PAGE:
Last week The Scotsman published important figures obtained from Police Scotland. A total of 44 offences of child abduction or attempted abduction were recorded by police in 2013 and 2014.
Nearly half the offences were perpetrated by a stranger. A further nine were committed by someone known (but not related) to the victim, and 12 by a family member.
First, well done to The Scotsman for obtaining these data. Scottish law and crime categories on abduction are different to the rest of the UK, making it more difficult to separate counts of child victims from adults.
Now the data has been produced once, this can surely be done again in the future.
The figures echo findings from previous studies by the charity Action Against Abduction.
Police-recorded offences of abduction are a very ‘mixed bag’. They include attempted as well as completed abductions. And they cover a broad spectrum of offences types: parental child abduction (often to a different country), child sexual exploitation, offences involving revenge or quarrels, and stranger sexual abuse.
Whilst 44 in two years – nearly two a month – might sound a lot, it is unfortunately just the tip of the iceberg.
Many cases are simply not reported to the police. Others are not recorded as crimes. The gap between police data on abduction and what children disclose in surveys is enormous. And based on these figures the gap appears to be particularly wide in Scotland.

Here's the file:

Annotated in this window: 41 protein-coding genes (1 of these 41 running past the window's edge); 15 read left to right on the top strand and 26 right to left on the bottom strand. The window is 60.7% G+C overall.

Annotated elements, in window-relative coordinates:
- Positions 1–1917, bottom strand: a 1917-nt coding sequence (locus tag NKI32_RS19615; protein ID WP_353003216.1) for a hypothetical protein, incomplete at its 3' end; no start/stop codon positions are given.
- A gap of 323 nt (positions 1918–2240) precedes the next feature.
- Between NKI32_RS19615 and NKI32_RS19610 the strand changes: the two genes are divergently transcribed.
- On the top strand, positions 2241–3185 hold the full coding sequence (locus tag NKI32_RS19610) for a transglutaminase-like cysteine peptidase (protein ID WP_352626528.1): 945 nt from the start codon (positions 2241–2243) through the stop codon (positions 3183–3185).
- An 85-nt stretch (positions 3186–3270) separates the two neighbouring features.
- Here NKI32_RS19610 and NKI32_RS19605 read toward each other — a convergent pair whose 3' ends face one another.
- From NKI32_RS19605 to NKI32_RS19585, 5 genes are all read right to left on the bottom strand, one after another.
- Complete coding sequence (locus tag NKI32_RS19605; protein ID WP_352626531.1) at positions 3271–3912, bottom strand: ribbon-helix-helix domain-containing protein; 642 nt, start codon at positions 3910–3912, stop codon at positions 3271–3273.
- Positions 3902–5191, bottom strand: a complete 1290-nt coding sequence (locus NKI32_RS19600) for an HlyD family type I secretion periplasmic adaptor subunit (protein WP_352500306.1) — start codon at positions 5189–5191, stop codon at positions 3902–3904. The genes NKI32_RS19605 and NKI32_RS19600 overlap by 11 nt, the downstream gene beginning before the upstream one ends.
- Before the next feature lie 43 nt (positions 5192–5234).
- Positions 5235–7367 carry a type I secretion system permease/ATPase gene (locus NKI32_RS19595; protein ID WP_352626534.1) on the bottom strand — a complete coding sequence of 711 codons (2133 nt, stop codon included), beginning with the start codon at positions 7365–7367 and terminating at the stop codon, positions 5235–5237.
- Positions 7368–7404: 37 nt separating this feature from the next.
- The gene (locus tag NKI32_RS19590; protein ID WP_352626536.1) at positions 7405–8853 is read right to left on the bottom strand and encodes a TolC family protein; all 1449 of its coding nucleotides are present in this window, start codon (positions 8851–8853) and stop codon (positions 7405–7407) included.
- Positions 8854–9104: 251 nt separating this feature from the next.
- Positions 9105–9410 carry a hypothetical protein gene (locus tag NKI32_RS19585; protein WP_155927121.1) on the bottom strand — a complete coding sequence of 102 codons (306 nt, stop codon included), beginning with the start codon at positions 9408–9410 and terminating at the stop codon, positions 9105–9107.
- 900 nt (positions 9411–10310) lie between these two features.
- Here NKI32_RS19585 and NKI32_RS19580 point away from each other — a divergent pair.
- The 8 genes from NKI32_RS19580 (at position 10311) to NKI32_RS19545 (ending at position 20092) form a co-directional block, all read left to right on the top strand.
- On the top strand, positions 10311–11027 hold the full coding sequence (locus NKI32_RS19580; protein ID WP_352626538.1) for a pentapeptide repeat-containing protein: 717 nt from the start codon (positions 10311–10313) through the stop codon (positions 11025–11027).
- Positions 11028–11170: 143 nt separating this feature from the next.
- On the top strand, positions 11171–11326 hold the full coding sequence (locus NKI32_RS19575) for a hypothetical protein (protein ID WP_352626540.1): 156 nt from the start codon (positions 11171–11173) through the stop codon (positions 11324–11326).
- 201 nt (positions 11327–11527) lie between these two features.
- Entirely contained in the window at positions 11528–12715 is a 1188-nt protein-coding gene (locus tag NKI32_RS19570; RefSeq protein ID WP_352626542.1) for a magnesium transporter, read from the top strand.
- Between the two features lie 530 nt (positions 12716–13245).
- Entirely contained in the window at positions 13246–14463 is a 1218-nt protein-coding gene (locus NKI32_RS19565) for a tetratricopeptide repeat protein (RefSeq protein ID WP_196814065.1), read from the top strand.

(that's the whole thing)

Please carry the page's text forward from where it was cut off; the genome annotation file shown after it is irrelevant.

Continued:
The rate of abduction offences in Scotland is just a fraction of that recorded in other parts of the UK, where more than 1,000 offences were recorded in a single year.
For many people, it is the relatively high numbers of stranger abductions that is most troubling.
Whilst abduction leading to very serious crime is rare, the figures highlight the need for parents and teachers to ensure that children know how to avoid dangerous situations.
Of course, that means staying safe when online. And understanding the threat of grooming.
But it also means knowing how to respond to the ‘old-fashioned’ dangers of being lured into a car or a secluded area.
This is still commonly referred to as ‘Stranger Danger’. Yet our research has shown that simply warning children away from any contact with strangers is a poor strategy. We urgently need a new approach to ‘Stranger Danger’, new teaching materials and new practical advice that helps parents broach this difficult topic with their children.
To help Action Against Abduction please visit http://www.actionagainstabduction.org/make-a-donation/
Geoff Newiss is Director of Research at charity Action Against Abduction
Action Against Abduction runs the UK Child Abduction Hub – a central point of information and advice on abduction. The Hub is supported by players of People’s Postcode Lottery.